Date Published: May 06, 2016 - Last Updated 5 Years, 105 Days, 12 Hours, 29 Minutes ago
Which factors create a “quality call?” Is it one where rules are followed, every disclosure is perfectly delivered, and all security measures are met? Or, is it one where the agent builds rapport with the customer, exudes empathy, is polite, and delivers on the customer request? The answer is obviously both – proper procedures mitigate company risk while the customer experience creates brand loyalty and repeat business.
Quality assurance professionals have a challenging role in the call center as they must define, measure, and improve quality, often serving two masters: Legal/Compliance and Sales. What if we could remove legal/compliance concerns altogether, allowing quality assurance professionals to focus exclusively on customer loyalty? I am not suggesting that we throw legal/compliance out, but instead use technology to ensure that regulatory, procedural, and security requirements are met on every call. We can then allow the agents focus on building brand loyalty.
As an example, we no longer need to depend on agents reading legal disclosures, with the risk that they will deliver it incorrectly or not at all. There are software solutions that require the agent to play a customized, recorded disclosure (while still on the call with the customer) before they can continue. The disclosure is delivered perfectly every time. Technology can also reduce talk time by sending disclosures (in real time) to customers via text or email. While not an option in all cases, many calls lend themselves to this approach.
Quality assurance professionals rely on call recordings to measure and improve quality. If the call center takes credit cards, the call recordings will be incomplete. That’s because PCI compliance requires that the audio and video recording be stopped during this part of the call. As the “stop recording” and “resume recording” functions are often done manually by the agent, call recordings are often missing more than just this portion of the call. Since credit card collection is a major component of procedural and security requirements, this poses a challenge for quality assurance.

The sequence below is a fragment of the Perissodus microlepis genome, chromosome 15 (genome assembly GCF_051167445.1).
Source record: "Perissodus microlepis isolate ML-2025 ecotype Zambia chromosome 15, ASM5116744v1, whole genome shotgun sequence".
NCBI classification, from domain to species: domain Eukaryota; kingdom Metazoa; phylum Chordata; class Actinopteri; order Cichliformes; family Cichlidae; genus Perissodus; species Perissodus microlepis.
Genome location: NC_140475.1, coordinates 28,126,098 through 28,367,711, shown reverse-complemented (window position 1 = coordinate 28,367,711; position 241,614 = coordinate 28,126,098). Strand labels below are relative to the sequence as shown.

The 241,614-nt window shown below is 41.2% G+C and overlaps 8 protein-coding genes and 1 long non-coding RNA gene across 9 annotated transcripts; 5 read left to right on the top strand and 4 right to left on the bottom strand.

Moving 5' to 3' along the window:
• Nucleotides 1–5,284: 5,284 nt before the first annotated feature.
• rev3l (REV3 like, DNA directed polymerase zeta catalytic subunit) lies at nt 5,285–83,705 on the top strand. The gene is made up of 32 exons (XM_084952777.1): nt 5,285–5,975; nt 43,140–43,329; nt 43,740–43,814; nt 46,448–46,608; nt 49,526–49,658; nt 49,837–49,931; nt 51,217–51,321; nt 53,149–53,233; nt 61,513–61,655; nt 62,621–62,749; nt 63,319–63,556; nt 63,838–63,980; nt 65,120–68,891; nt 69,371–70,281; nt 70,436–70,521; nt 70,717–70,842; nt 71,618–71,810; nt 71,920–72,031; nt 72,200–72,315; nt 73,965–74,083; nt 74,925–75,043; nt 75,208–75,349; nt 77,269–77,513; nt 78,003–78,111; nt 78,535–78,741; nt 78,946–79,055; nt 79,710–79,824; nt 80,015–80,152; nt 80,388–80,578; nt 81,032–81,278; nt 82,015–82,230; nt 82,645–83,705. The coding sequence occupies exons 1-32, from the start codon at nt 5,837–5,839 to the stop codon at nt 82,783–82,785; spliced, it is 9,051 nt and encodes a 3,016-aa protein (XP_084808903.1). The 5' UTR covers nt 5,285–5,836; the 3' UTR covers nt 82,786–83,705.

Technology, again, is a great resource to resolve this. At KomBea, we developed SecureCall, so that customers can give agents their credit card number (and other sensitive information) using their phone keypad. In this way, the agent is on the phone the entire time, but cannot see or hear the information – and neither can the call-recording system. This means that the entire call is recorded and used for quality monitoring. At the same time, sensitive information is protected and we don’t rely on a manual agent process for this.
Let’s use an analogy of protecting the valuables in your home. You lock the doors, store valuables out of sight, and even install an alarm system. While are all great steps, what if you forget to lock your doors or set the alarm? SecureCall is the equivalent of removing the valuables from your home, so it is less of an issue if you forget to lock a door or set an alarm. There is nothing to steal.
I recommend that call center leaders look to new technologies that provide greater compliance and security, with almost no reliance on agent training and performance to achieve. These solutions are affordable and much easier to implement than that training a fluid work force. When we can put more training emphasis on building trust, connecting emotionally, and creating positive experiences, the investment in technology will pay for itself in more business.